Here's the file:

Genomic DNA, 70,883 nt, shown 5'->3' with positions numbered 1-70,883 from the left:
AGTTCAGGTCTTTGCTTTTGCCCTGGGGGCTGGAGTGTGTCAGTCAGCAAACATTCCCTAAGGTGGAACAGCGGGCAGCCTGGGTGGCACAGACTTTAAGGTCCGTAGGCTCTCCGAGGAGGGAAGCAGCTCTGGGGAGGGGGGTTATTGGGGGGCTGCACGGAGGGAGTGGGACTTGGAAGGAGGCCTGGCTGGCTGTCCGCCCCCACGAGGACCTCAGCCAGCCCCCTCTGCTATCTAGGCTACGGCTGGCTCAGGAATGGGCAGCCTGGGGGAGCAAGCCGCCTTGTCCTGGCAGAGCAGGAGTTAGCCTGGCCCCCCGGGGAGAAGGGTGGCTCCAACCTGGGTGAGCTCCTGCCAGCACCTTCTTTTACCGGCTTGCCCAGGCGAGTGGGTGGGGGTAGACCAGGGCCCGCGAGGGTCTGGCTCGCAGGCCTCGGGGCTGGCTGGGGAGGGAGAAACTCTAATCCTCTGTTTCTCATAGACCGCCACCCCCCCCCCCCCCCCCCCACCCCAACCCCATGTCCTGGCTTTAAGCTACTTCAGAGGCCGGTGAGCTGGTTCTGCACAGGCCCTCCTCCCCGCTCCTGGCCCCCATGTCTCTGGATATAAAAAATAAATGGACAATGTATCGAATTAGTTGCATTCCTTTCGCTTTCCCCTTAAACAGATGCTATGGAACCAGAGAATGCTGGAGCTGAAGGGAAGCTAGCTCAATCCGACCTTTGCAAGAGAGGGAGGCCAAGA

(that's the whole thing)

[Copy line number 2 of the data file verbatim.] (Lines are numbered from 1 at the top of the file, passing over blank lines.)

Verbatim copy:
AGTTCAGGTCTTTGCTTTTGCCCTGGGGGCTGGAGTGTGTCAGTCAGCAAACATTCCCTAAGGTGGAACAGCGGGCAGCCTGGGTGGCACAGACTTTAAGGTCCGTAGGCTCTCCGAGGAGGGAAGCAGCTCTGGGGAGGGGGGTTATTGGGGGGCTGCACGGAGGGAGTGGGACTTGGAAGGAGGCCTGGCTGGCTGTCCGCCCCCACGAGGACCTCAGCCAGCCCCCTCTGCTATCTAGGCTACGGCTGGCTCAGGAATGGGCAGCCTGGGGGAGCAAGCCGCCTTGTCCTGGCAGAGCAGGAGTTAGCCTGGCCCCCCGGGGAGAAGGGTGGCTCCAACCTGGGTGAGCTCCTGCCAGCACCTTCTTTTACCGGCTTGCCCAGGCGAGTGGGTGGGGGTAGACCAGGGCCCGCGAGGGTCTGGCTCGCAGGCCTCGGGGCTGGCTGGGGAGGGAGAAACTCTAATCCTCTGTTTCTCATAGACCGCCACCCCCCCCCCCCCCCCCCCACCCCAACCCCATGTCCTGGCTTTAAGCTACTTCAGAGGCCGGTGAGCTGGTTCTGCACAGGCCCTCCTCCCCGCTCCTGGCCCCCATGTCTCTGGATATAAAAAATAAATGGACAATGTATCGAATTAGTTGCATTCCTTTCGCTTTCCCCTTAAACAGATGCTATGGAACCAGAGAATGCTGGAGCTGAAGGGAAGCTAGCTCAATCCGACCTTTGCAAGAGAGGGAGGCCAAGA